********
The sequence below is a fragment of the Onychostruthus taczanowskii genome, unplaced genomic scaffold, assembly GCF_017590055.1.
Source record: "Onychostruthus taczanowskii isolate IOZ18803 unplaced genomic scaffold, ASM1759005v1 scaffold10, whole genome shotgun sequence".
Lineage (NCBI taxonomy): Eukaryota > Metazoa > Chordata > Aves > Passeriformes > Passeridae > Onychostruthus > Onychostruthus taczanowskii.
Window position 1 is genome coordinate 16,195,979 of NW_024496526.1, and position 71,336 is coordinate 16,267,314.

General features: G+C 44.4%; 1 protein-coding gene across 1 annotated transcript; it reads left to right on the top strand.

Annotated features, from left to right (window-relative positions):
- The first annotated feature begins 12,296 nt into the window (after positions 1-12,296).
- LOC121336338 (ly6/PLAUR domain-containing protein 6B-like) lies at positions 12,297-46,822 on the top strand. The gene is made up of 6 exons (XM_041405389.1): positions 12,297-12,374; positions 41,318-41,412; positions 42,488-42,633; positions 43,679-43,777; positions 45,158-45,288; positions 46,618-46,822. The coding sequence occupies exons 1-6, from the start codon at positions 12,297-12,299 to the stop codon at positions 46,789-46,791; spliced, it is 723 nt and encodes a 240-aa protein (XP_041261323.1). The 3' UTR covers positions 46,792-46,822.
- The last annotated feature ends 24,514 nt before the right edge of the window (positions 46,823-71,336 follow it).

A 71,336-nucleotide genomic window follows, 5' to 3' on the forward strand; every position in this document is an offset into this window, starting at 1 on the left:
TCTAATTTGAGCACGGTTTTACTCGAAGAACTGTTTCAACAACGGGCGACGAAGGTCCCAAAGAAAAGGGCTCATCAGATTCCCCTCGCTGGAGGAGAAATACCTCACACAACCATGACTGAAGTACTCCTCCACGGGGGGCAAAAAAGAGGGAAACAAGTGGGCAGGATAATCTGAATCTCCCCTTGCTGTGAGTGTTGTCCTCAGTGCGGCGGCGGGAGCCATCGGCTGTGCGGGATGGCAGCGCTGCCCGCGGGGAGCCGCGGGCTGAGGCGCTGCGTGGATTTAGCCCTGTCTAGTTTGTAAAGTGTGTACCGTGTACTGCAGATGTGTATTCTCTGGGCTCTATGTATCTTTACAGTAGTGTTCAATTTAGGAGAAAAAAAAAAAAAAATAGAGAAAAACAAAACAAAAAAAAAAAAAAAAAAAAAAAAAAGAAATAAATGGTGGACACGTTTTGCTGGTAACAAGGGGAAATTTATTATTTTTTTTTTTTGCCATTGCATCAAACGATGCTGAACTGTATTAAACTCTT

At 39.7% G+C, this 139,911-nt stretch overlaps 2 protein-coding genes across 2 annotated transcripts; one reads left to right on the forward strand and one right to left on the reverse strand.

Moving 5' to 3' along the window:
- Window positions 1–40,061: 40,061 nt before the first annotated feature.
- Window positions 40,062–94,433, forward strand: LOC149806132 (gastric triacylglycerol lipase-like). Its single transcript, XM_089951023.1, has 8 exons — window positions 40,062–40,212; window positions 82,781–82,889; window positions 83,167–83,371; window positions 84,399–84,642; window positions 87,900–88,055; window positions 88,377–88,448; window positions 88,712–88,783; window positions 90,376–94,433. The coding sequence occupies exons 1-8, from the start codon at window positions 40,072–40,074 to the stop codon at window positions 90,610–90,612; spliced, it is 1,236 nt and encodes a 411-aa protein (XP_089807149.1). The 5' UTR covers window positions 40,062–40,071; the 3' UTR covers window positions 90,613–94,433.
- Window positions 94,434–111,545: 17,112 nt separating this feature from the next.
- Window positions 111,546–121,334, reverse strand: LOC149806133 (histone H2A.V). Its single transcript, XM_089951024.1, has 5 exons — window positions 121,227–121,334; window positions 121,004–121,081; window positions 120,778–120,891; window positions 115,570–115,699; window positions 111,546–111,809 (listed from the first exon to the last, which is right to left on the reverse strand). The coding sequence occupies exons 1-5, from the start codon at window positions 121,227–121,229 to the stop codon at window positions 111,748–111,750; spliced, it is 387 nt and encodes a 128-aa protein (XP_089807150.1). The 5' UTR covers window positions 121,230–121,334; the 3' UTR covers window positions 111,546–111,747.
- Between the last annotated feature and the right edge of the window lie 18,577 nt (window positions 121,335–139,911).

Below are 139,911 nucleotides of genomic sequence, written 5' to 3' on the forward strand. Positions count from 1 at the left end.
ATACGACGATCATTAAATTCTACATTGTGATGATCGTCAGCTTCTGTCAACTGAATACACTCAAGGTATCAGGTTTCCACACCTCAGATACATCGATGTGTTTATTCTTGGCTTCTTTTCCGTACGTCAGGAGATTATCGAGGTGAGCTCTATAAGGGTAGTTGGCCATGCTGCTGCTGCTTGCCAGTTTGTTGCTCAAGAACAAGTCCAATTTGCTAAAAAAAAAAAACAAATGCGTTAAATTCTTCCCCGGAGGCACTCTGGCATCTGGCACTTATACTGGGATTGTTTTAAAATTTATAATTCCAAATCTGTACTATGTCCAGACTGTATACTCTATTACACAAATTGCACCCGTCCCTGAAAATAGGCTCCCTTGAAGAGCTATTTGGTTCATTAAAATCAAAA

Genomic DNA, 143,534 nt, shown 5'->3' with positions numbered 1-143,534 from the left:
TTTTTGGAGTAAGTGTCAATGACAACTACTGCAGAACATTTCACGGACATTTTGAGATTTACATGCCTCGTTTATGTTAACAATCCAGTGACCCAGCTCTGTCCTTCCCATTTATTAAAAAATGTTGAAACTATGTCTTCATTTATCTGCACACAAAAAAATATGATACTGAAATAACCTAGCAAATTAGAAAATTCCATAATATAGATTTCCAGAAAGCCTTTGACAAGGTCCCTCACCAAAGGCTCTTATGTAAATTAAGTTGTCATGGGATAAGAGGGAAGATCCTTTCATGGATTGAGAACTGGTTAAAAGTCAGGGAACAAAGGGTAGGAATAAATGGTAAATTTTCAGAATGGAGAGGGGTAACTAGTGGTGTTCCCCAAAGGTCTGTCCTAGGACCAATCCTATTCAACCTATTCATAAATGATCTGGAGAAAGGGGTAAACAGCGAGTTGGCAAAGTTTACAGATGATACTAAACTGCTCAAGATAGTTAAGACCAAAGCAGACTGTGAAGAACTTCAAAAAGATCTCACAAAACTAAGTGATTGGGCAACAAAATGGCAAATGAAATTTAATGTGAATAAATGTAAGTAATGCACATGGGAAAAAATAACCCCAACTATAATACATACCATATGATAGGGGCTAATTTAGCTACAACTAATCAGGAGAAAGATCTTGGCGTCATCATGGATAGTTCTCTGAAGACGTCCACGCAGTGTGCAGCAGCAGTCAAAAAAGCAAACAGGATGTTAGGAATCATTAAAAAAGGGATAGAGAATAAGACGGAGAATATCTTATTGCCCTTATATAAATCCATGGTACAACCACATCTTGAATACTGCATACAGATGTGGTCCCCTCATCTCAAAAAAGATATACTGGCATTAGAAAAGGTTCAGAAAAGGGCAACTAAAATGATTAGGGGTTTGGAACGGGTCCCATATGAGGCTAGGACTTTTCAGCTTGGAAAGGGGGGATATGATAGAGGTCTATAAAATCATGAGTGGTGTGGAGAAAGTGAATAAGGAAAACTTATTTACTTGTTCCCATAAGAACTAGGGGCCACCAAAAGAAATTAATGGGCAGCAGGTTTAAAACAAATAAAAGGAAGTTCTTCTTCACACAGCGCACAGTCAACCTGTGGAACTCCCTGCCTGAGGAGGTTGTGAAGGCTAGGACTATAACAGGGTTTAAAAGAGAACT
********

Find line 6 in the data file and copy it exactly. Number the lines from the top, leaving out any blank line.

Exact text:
Annotated features, from left to right (window-relative positions):